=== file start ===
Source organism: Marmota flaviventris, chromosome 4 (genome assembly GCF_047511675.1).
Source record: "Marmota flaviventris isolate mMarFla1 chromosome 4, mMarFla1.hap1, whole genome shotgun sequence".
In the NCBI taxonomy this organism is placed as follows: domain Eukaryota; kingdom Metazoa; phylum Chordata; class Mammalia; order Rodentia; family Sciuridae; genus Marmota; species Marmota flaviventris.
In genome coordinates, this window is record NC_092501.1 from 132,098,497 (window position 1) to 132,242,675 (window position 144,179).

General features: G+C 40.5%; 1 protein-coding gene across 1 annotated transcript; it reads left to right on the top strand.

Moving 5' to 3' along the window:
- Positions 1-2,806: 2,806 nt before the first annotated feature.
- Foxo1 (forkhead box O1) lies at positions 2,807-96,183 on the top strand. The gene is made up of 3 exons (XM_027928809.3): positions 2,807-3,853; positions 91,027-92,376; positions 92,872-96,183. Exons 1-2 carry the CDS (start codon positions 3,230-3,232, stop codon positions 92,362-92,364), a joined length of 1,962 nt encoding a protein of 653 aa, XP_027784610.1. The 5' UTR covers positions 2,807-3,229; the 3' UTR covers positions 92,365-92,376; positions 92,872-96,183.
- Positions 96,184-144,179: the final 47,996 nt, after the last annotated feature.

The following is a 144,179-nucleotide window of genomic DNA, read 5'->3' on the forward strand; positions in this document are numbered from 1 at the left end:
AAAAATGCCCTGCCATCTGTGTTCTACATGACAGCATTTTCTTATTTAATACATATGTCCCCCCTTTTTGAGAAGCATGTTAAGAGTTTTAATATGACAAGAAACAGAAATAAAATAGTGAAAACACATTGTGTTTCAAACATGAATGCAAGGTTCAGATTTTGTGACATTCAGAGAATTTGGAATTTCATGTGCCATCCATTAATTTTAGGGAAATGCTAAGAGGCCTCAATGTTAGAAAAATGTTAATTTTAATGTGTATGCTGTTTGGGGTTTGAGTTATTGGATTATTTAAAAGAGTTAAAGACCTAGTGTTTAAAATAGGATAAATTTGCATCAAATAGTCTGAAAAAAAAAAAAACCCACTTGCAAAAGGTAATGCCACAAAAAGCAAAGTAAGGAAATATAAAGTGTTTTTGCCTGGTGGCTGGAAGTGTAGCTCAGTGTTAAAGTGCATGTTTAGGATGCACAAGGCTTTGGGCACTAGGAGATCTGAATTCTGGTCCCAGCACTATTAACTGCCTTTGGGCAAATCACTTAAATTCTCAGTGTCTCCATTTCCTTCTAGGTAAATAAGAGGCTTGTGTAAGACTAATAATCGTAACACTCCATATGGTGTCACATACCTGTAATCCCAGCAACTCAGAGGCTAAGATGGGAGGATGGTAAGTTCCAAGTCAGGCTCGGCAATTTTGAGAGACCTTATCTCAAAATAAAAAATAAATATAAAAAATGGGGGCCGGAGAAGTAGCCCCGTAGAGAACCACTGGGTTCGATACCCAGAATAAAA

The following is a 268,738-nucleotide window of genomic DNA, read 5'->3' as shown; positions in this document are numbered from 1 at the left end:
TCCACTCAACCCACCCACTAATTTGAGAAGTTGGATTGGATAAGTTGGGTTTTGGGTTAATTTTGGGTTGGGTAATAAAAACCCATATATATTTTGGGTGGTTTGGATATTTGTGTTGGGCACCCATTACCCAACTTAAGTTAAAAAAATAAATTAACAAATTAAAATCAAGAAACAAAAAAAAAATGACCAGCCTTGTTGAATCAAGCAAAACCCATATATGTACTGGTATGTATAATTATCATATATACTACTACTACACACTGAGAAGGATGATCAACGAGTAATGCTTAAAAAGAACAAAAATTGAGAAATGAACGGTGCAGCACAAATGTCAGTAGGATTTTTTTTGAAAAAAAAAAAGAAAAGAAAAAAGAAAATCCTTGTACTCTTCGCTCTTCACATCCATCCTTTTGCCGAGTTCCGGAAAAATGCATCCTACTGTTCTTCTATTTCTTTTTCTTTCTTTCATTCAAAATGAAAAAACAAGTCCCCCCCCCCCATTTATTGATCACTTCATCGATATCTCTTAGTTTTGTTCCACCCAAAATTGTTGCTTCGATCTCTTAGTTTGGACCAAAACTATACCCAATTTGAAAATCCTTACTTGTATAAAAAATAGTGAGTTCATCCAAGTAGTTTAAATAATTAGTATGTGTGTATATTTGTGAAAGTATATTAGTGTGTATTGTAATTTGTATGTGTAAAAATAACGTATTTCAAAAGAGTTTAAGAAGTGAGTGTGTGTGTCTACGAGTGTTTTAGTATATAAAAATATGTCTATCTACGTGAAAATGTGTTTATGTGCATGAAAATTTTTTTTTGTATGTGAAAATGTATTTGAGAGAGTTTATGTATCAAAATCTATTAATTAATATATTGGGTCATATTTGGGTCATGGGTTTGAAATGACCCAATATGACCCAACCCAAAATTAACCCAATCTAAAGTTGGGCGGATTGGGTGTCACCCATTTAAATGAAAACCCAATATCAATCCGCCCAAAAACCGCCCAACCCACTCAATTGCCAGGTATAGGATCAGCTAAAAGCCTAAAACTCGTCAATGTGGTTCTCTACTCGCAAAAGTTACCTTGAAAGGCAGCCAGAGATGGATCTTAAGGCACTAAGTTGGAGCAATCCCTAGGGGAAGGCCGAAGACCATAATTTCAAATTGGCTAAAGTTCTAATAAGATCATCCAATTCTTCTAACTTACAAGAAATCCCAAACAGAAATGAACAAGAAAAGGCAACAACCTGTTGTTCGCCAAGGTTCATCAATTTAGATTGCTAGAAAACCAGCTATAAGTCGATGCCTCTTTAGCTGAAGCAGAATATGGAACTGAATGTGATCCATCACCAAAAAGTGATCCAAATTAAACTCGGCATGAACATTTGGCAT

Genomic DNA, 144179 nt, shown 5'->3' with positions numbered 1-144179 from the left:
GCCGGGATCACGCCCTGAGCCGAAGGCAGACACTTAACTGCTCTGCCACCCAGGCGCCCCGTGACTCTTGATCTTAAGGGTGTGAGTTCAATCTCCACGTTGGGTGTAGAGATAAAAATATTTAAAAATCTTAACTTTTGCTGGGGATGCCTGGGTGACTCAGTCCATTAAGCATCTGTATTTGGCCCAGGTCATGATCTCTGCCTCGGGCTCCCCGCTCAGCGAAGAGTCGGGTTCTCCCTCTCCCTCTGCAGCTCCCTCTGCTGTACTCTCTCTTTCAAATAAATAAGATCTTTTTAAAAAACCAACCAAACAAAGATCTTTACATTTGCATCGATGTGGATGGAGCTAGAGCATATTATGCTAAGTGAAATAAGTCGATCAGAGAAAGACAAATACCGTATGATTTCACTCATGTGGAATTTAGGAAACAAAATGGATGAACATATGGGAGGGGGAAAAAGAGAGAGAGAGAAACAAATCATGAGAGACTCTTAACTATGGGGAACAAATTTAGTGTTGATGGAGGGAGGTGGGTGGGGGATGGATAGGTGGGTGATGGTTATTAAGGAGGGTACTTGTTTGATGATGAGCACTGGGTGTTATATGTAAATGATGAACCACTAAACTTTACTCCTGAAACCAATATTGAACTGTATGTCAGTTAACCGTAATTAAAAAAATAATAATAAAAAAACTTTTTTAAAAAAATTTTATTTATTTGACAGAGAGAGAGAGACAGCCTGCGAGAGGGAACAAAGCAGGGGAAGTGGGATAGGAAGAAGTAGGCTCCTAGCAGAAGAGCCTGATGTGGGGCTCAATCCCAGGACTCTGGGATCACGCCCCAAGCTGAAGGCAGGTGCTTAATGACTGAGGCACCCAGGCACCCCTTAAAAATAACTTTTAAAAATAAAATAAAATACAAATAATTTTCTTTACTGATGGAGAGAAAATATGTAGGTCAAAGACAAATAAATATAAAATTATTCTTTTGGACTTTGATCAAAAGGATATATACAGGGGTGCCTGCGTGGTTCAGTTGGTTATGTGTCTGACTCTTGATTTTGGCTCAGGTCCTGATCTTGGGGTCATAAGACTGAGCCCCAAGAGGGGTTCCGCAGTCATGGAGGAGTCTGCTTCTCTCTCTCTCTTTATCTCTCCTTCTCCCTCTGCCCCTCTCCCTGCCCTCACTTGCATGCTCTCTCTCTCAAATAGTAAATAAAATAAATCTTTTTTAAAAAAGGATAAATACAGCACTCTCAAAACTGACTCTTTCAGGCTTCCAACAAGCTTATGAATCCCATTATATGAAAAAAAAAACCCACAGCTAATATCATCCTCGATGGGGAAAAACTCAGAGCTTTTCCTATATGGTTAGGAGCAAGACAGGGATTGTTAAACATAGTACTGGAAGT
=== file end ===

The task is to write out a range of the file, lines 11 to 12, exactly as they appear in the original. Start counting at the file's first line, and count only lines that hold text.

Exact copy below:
AAAAATGCCCTGCCATCTGTGTTCTACATGACAGCATTTTCTTATTTAATACATATGTCCCCCCTTTTTGAGAAGCATGTTAAGAGTTTTAATATGACAAGAAACAGAAATAAAATAGTGAAAACACATTGTGTTTCAAACATGAATGCAAGGTTCAGATTTTGTGACATTCAGAGAATTTGGAATTTCATGTGCCATCCATTAATTTTAGGGAAATGCTAAGAGGCCTCAATGTTAGAAAAATGTTAATTTTAATGTGTATGCTGTTTGGGGTTTGAGTTATTGGATTATTTAAAAGAGTTAAAGACCTAGTGTTTAAAATAGGATAAATTTGCATCAAATAGTCTGAAAAAAAAAAAAACCCACTTGCAAAAGGTAATGCCACAAAAAGCAAAGTAAGGAAATATAAAGTGTTTTTGCCTGGTGGCTGGAAGTGTAGCTCAGTGTTAAAGTGCATGTTTAGGATGCACAAGGCTTTGGGCACTAGGAGATCTGAATTCTGGTCCCAGCACTATTAACTGCCTTTGGGCAAATCACTTAAATTCTCAGTGTCTCCATTTCCTTCTAGGTAAATAAGAGGCTTGTGTAAGACTAATAATCGTAACACTCCATATGGTGTCACATACCTGTAATCCCAGCAACTCAGAGGCTAAGATGGGAGGATGGTAAGTTCCAAGTCAGGCTCGGCAATTTTGAGAGACCTTATCTCAAAATAAAAAATAAATATAAAAAATGGGGGCCGGAGAAGTAGCCCCGTAGAGAACCACTGGGTTCGATACCCAGAATAAAA

The following is a 268,738-nucleotide window of genomic DNA, read 5'->3' as shown; positions in this document are numbered from 1 at the left end: